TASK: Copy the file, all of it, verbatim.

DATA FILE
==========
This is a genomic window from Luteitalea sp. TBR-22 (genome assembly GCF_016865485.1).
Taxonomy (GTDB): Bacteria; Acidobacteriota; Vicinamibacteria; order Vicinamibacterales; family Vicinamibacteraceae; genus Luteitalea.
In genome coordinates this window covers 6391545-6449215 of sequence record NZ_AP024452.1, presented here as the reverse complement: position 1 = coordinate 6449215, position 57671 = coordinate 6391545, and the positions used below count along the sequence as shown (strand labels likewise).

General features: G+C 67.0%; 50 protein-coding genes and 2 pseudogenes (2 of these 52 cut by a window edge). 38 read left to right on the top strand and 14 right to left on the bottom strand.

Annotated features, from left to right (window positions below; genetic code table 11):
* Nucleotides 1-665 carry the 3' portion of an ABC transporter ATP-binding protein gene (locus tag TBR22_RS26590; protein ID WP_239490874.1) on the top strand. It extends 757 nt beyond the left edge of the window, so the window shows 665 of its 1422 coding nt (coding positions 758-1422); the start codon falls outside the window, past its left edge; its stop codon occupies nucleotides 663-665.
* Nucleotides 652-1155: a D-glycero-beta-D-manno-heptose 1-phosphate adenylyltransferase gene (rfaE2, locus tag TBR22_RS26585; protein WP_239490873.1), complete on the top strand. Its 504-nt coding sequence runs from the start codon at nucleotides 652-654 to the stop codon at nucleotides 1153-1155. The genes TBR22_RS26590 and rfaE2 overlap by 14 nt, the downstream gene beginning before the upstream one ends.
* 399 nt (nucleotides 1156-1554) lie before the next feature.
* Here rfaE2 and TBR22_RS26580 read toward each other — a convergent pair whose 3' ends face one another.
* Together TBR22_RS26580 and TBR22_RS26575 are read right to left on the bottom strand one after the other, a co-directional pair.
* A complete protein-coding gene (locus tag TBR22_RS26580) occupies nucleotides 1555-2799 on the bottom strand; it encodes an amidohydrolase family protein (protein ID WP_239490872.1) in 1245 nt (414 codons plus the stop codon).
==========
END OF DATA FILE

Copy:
This is a genomic window from Luteitalea sp. TBR-22 (genome assembly GCF_016865485.1).
Taxonomy (GTDB): Bacteria; Acidobacteriota; Vicinamibacteria; order Vicinamibacterales; family Vicinamibacteraceae; genus Luteitalea.
In genome coordinates this window covers 6391545-6449215 of sequence record NZ_AP024452.1, presented here as the reverse complement: position 1 = coordinate 6449215, position 57671 = coordinate 6391545, and the positions used below count along the sequence as shown (strand labels likewise).

General features: G+C 67.0%; 50 protein-coding genes and 2 pseudogenes (2 of these 52 cut by a window edge). 38 read left to right on the top strand and 14 right to left on the bottom strand.

Annotated features, from left to right (window positions below; genetic code table 11):
* Nucleotides 1-665 carry the 3' portion of an ABC transporter ATP-binding protein gene (locus tag TBR22_RS26590; protein ID WP_239490874.1) on the top strand. It extends 757 nt beyond the left edge of the window, so the window shows 665 of its 1422 coding nt (coding positions 758-1422); the start codon falls outside the window, past its left edge; its stop codon occupies nucleotides 663-665.
* Nucleotides 652-1155: a D-glycero-beta-D-manno-heptose 1-phosphate adenylyltransferase gene (rfaE2, locus tag TBR22_RS26585; protein WP_239490873.1), complete on the top strand. Its 504-nt coding sequence runs from the start codon at nucleotides 652-654 to the stop codon at nucleotides 1153-1155. The genes TBR22_RS26590 and rfaE2 overlap by 14 nt, the downstream gene beginning before the upstream one ends.
* 399 nt (nucleotides 1156-1554) lie before the next feature.
* Here rfaE2 and TBR22_RS26580 read toward each other — a convergent pair whose 3' ends face one another.
* Together TBR22_RS26580 and TBR22_RS26575 are read right to left on the bottom strand one after the other, a co-directional pair.
* A complete protein-coding gene (locus tag TBR22_RS26580) occupies nucleotides 1555-2799 on the bottom strand; it encodes an amidohydrolase family protein (protein ID WP_239490872.1) in 1245 nt (414 codons plus the stop codon).